- Doctors, nurses
and technicians are exposed to radiations almost everyday.
- Recent studies suggest
that healthcare workers are at a great risk of radiation toxicity.
problems, cataracts, skin conditions and cancers are common radiation
exposure health problems.
- Interventional cardiologists and electrophysiologists have two to
three times higher annual exposure than others.
a health care provider, patient safety is the first and foremost priority while
performing a procedure or giving treatment. But when it comes to medical
imaging, a recent study suggests that
there should be increased focus on protecting the health of staff.
is a form of medical imaging that is being used regularly by cardiologists and
surgeons. It uses a continuous X-ray beam to see real-time images of certain
parts of the body.
‘Health care workers are at a greater risk of radiation exposure related health problems, but if proper protective measures are followed, this can be prevented.’
The technique is used for a number of procedures, including coronary angiography, coronary artery angioplasty
, orthopedic procedures like fracture fixation and some urological procedures, too.
Cardiologists, electrophysiologists and cath lab
staffs have higher annual radiation exposure.
Researchers found that health care workers who perform fluoroscopy for heart procedures are at greater risk for orthopedic problems, cataracts, skin lesions and cancers
leader Maria Grazia Andreassi, PhD, Head
of the Genetics and Molecular Epidemiology Unit at the National Research
Council Institute of Clinical Physiology in Pisa, Italy, and colleagues
published their findings in the journal Circulation: Cardiovascular
"Interventional cardiologists and electrophysiologists have a two to three times higher annual exposure of radiation from medical imaging than radiologists, as they are closer to the radiological source and experience radiation exposure with the patient, whereas diagnostic radiologists are generally shielded from radiation exposure," she explains.
says that busy cardiologists and electrophysiologists are exposed to around 5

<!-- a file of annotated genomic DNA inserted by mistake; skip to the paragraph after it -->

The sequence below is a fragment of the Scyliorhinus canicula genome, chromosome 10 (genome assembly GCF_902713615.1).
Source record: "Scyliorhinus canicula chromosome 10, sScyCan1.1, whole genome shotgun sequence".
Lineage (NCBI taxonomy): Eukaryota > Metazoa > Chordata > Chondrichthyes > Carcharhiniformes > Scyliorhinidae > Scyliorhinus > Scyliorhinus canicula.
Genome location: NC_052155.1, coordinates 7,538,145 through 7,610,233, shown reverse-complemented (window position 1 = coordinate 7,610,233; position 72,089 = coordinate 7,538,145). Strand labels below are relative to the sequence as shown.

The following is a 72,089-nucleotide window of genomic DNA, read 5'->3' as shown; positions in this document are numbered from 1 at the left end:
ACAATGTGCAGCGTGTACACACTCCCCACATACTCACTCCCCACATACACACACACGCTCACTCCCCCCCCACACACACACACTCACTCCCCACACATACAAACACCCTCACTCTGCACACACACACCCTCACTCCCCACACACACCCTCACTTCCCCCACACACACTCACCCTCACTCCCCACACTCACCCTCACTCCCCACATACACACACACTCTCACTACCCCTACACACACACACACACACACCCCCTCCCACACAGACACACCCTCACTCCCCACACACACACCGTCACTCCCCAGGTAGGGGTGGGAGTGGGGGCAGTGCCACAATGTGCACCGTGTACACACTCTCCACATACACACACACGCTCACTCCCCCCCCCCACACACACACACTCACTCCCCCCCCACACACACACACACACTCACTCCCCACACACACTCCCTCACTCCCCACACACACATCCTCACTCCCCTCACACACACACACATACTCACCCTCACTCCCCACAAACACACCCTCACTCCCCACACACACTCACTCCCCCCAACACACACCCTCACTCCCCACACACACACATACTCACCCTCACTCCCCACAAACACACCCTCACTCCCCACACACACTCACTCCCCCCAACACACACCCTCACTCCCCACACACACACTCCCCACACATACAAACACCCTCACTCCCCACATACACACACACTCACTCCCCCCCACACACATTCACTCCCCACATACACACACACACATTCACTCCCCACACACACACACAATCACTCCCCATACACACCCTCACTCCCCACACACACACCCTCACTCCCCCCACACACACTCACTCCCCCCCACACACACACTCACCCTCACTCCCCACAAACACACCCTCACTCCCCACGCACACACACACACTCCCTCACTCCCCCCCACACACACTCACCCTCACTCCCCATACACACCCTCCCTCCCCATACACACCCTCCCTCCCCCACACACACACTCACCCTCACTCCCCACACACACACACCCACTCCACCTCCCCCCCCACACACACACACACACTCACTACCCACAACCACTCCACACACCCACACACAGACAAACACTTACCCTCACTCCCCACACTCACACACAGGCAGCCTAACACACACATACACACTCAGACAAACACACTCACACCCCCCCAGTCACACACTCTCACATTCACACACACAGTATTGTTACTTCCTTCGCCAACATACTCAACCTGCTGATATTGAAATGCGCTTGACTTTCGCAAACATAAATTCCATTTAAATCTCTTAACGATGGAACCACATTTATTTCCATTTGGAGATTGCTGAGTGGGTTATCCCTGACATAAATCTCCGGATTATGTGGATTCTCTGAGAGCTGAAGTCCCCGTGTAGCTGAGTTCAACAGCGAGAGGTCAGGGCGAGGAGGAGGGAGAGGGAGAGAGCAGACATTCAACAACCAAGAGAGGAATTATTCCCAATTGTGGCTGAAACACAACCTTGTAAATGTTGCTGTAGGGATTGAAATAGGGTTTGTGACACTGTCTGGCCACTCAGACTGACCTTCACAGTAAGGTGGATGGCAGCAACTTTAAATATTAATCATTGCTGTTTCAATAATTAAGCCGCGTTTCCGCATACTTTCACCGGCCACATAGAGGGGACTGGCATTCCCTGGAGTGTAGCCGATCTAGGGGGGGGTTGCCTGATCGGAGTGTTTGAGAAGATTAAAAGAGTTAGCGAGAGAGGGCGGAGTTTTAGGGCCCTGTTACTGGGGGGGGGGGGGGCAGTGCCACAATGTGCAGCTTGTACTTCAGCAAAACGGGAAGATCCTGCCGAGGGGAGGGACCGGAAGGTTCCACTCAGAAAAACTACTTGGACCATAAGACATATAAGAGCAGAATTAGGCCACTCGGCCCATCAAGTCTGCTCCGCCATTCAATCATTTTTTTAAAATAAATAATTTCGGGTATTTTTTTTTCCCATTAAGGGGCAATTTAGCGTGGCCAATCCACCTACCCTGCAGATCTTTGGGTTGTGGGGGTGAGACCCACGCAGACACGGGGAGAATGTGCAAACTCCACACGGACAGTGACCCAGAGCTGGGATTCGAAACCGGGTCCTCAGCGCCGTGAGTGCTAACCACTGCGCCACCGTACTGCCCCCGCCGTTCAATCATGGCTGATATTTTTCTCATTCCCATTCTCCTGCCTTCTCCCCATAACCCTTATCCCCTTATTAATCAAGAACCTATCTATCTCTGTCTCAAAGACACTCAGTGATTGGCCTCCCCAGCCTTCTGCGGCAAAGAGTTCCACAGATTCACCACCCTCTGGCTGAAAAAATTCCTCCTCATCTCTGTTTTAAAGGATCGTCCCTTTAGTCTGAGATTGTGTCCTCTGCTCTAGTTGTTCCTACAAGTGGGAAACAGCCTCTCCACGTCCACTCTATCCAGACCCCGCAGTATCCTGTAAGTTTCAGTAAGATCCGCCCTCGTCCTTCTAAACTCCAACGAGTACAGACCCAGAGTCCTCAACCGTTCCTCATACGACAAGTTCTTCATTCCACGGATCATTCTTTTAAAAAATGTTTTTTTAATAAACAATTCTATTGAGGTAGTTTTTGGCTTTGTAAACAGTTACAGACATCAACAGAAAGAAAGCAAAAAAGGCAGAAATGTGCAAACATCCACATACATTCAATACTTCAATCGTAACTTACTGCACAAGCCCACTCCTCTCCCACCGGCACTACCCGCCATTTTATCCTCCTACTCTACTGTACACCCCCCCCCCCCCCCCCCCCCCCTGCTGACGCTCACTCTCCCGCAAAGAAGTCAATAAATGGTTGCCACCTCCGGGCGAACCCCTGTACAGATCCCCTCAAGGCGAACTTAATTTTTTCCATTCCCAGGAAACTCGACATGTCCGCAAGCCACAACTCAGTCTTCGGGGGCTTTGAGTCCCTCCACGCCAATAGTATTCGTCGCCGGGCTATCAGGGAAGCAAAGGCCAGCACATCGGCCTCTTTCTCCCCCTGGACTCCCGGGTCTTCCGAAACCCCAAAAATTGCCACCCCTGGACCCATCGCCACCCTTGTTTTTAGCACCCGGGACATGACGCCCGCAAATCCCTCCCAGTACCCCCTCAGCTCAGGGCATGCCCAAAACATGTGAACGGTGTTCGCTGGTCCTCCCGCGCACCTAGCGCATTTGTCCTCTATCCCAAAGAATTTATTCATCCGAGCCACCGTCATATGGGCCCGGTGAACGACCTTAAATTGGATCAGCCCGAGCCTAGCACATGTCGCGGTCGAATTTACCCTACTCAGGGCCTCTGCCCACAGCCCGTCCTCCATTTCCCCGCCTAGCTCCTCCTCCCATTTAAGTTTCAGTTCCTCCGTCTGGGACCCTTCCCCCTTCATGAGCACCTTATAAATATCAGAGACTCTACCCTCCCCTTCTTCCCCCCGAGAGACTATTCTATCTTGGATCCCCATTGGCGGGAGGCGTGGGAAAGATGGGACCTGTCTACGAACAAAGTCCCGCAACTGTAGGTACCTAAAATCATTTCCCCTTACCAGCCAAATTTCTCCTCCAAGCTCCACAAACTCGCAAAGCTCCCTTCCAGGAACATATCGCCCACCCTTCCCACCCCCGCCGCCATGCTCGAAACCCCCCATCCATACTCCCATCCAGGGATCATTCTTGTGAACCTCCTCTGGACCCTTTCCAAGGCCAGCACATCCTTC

millisieverts (mSv) of radiation each year. The scientific unit mSv is a
measure of how much radiation is absorbed by the human body.
an average 30-year career, these health care workers may be exposed to a
radiation doses of around 50-200 mSv which is equivalent to around 2,500-10,000
chest X-rays. With this numbers, Andreassi and her team set out to investigate
the possible harmful effects in this group.
researchers assessed the results of an Italian survey that was completed by 746
health care workers. Of these, 466 worked in cardiac cath labs for a median of
10 years, while 280 worked in non-radiation health care settings.
care workers who work in cath lab were found to be at a higher risk of back,
neck and knee problems, 6.3 times greater risk for cataracts and 2.8 times
higher risk for skin lesions, compared to those who do not work in cath lab.
results accounted for the subjects' smoking habits and other influential
expected, the estimated radiation exposure was highest for cardiologists and
an average of 16 years, an individual who worked in a cath lab was found to
have a three times higher risk of developing cancer when compared to other
health care workers.
these cath lab workers had low chances of getting cardiovascular illnesses,
they were very much prone to developing high blood pressure and high
researchers do point out that the study was not devoid of limitations; for
example, the radiation doses were self reported by health care workers rather
than being measured.
More Focus Needed On
Workplace Radiation Protective Measures
researchers believe that their findings emphasize the need for increased focus
on protecting the health of medical
professionals regularly exposed to radiation, particularly the cardiologists
The stress on cardiologists and
electrophysiologists is because of a previous study published in American
Journal of Clinical Oncology
that concluded there is no proof that low-level
radiation from medical imaging - such as X-ray and computed tomography scans -
causes cancer in other health care workers.
the cardiologists pay very little attention to cumulative radiation exposure
reports," the lead researcher adds. "And recent studies confirm that
simple, effective protection measures - such as a lead curtain, protection
glasses and thyroid collars - are not used by the majority of exposed